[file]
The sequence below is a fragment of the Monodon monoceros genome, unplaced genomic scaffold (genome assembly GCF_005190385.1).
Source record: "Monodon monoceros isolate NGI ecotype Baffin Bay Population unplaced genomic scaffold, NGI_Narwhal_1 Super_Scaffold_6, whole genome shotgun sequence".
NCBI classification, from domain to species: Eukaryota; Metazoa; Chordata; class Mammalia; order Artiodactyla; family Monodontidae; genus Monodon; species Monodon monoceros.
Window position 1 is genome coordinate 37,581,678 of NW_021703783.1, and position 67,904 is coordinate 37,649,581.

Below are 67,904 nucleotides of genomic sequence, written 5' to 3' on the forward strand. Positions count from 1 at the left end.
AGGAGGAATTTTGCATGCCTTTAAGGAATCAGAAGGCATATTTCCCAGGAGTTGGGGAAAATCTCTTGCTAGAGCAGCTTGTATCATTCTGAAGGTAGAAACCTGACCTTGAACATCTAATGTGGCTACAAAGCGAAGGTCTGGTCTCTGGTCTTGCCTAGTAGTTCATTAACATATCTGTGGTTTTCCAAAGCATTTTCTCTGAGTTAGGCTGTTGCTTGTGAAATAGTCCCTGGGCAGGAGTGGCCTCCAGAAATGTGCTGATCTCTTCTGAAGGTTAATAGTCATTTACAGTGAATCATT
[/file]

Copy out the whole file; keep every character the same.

The sequence below is a fragment of the Monodon monoceros genome, unplaced genomic scaffold (genome assembly GCF_005190385.1).
Source record: "Monodon monoceros isolate NGI ecotype Baffin Bay Population unplaced genomic scaffold, NGI_Narwhal_1 Super_Scaffold_6, whole genome shotgun sequence".
NCBI classification, from domain to species: Eukaryota; Metazoa; Chordata; class Mammalia; order Artiodactyla; family Monodontidae; genus Monodon; species Monodon monoceros.
Window position 1 is genome coordinate 37,581,678 of NW_021703783.1, and position 67,904 is coordinate 37,649,581.

Below are 67,904 nucleotides of genomic sequence, written 5' to 3' on the forward strand. Positions count from 1 at the left end.
AGGAGGAATTTTGCATGCCTTTAAGGAATCAGAAGGCATATTTCCCAGGAGTTGGGGAAAATCTCTTGCTAGAGCAGCTTGTATCATTCTGAAGGTAGAAACCTGACCTTGAACATCTAATGTGGCTACAAAGCGAAGGTCTGGTCTCTGGTCTTGCCTAGTAGTTCATTAACATATCTGTGGTTTTCCAAAGCATTTTCTCTGAGTTAGGCTGTTGCTTGTGAAATAGTCCCTGGGCAGGAGTGGCCTCCAGAAATGTGCTGATCTCTTCTGAAGGTTAATAGTCATTTACAGTGAATCATT